For those who aren't familiar with the work, it uses Christian scripture as a basis for telling one how to live a better life. I would've loved to have seen my face when I received it. I'm not against self-help books, but one that relies primarily on the Bible misses out on a good deal of other great information that's out there. My mother had written some kind of message on the first page of the tome; the page that's typically blank. Something along the lines of "All the best, hope this book is a help to you". I smiled, but wished they had spent the money on something else.
In most cases, I would go to Barnes & Noble and return the book; my experience working there in the late 90's alerted me to the fact that they happily accept exchanges for something else even if one doesn't have a receipt. The note that my mom had posted in the book put a dent in those plans, however. It was as if she was ensuring that I couldn't return it. I wasn't about to give up, though. I carefully tore that first page out and decided I would try returning it. The cashier at B&N looked at the book for a few seconds to make sure there was no obvious damage before giving me a credit on it. Unlike the minutes after I received it, I could now smile genuinely at the thought of getting exactly what I wanted.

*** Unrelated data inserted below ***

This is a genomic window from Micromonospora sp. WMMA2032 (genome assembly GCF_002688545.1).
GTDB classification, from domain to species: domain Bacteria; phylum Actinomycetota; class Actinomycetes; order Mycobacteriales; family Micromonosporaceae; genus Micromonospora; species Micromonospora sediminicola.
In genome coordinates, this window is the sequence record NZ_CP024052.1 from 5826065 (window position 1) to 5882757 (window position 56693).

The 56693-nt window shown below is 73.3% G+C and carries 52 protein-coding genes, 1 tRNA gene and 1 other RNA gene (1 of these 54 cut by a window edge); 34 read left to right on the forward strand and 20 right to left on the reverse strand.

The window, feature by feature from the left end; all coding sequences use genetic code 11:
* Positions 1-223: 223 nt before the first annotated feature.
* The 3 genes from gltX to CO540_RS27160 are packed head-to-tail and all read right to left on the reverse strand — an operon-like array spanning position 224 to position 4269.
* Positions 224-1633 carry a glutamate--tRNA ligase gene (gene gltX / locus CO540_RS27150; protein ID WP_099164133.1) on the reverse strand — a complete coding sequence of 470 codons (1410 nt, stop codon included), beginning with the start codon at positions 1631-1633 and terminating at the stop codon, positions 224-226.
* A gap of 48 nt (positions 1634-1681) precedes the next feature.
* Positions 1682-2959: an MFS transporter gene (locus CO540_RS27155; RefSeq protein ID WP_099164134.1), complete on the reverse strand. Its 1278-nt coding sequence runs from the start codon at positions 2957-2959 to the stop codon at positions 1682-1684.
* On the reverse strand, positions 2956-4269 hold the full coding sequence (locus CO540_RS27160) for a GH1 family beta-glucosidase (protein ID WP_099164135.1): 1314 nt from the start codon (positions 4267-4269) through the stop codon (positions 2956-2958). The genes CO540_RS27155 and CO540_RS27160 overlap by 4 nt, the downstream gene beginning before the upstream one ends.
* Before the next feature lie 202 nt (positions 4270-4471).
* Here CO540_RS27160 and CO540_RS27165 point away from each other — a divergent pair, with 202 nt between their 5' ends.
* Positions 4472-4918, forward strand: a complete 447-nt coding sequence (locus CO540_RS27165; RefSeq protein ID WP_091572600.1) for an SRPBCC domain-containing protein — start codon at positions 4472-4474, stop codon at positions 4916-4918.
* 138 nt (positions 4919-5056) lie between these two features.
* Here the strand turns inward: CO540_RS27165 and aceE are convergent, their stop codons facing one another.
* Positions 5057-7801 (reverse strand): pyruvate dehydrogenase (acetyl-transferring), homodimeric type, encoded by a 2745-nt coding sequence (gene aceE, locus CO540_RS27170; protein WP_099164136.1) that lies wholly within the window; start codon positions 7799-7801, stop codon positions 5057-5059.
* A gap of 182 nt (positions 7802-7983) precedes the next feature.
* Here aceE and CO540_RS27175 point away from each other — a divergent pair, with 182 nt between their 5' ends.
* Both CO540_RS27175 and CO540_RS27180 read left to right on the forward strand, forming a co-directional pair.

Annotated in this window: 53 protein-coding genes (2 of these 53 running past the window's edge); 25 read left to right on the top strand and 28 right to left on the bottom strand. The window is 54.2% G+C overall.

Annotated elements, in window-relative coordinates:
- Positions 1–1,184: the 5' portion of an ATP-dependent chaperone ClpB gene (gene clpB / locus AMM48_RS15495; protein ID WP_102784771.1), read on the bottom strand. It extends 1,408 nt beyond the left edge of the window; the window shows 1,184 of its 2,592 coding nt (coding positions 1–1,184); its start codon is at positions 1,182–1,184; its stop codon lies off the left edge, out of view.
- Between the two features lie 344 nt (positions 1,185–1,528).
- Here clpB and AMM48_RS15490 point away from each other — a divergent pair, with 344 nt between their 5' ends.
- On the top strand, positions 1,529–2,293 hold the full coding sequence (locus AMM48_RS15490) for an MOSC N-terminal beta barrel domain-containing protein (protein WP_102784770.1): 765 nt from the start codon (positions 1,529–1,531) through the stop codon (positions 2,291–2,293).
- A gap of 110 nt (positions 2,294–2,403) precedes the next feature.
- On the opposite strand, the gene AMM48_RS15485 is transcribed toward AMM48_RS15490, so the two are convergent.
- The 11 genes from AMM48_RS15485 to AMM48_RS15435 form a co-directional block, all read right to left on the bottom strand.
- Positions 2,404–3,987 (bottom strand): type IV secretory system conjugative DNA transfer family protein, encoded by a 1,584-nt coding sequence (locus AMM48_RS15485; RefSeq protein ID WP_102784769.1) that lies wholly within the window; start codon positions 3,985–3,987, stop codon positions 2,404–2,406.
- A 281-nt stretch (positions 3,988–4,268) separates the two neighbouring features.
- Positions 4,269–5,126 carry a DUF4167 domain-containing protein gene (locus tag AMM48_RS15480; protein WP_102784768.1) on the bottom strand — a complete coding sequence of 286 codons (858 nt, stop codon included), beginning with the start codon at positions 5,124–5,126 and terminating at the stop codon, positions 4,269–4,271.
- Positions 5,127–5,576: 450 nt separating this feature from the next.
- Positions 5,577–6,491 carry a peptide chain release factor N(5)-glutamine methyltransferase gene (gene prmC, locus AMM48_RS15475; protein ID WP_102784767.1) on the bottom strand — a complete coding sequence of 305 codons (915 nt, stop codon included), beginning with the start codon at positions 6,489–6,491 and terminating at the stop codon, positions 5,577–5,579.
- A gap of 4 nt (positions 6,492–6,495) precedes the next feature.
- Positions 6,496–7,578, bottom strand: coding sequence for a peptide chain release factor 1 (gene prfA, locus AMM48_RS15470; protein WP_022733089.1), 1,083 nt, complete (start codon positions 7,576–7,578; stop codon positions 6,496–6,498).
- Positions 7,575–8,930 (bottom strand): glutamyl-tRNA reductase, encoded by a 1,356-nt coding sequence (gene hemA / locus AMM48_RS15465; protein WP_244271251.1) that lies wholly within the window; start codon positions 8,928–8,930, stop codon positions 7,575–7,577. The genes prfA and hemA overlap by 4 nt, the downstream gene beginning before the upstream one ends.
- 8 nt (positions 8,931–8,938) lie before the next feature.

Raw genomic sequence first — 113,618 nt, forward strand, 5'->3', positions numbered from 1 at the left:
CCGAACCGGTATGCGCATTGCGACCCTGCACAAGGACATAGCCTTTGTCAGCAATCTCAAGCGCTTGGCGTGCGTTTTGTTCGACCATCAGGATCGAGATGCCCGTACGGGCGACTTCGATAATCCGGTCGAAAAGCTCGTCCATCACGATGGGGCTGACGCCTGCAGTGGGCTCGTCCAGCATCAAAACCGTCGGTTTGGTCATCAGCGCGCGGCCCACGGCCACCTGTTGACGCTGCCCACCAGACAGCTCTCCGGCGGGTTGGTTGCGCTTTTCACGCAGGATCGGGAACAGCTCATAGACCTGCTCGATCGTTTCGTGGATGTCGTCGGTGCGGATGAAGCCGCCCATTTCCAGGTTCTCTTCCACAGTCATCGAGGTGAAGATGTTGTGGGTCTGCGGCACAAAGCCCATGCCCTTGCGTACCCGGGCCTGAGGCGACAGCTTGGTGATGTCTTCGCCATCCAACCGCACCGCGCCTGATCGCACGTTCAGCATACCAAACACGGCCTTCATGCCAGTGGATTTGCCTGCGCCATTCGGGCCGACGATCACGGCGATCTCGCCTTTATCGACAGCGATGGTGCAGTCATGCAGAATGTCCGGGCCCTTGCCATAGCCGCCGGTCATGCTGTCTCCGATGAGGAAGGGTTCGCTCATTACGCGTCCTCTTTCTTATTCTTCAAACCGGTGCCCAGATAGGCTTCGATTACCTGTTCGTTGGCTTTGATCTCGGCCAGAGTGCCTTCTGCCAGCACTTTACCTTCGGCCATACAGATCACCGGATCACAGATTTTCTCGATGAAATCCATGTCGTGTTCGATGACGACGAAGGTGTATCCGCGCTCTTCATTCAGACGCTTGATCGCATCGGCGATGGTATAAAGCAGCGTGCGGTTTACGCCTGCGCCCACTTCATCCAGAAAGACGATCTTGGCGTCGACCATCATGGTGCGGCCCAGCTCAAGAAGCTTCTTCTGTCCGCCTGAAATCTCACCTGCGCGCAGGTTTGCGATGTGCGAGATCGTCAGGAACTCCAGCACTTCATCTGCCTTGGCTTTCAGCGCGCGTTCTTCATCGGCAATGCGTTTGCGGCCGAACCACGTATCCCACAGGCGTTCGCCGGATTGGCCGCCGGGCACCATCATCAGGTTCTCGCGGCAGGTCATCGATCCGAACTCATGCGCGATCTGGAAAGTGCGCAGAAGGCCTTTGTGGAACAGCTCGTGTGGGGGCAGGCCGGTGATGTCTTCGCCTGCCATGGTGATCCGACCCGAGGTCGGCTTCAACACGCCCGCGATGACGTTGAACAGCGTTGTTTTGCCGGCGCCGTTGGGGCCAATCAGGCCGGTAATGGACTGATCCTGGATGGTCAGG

Not too long after, the office I was working for provided all its employees with a copy of another runaway best-seller, this one called "Strengths Finder".
Its purpose was to find an employee's strengths and then tell them how to make the most of them. My boss said we would eventually get around to utilizing it, but months went by without a mention of it. I decided that I would just return the thing and wound up exchanging it for Britney Spears' new one, "Blackout"; great disc, one of my favorite tracks on it is called "Get Naked".
Wouldn't you know it, a few weeks later, we were told that it was time to do the exercises that were in the book. They could actually be done online which was a relief to me, but not so much when I went to the site because it asked for the specific identification code that was printed in each book. It looked like I'd have to buy the book back, but damn if I wasn't gonna try to find a way around it.
I went with my high-school friend to Barnes & Noble in LaCrosse one weekend and took a look at the copies they had of Strengths Finder. I noticed that the ID codes for each book were different, but realized that if I copied down one of the codes and then went onto a computer and used it, I might be able to get around having to purchase the best-seller. I got a piece of scratch paper from my friend and wrote down the digits with a smile on my face. A couple days later at work, I headed to the site, entered the code, did the exercises, and printed it all out. A group of us went over the results shortly thereafter. It turns out that my greatest strength is not letting books sit around that aren't going to be read.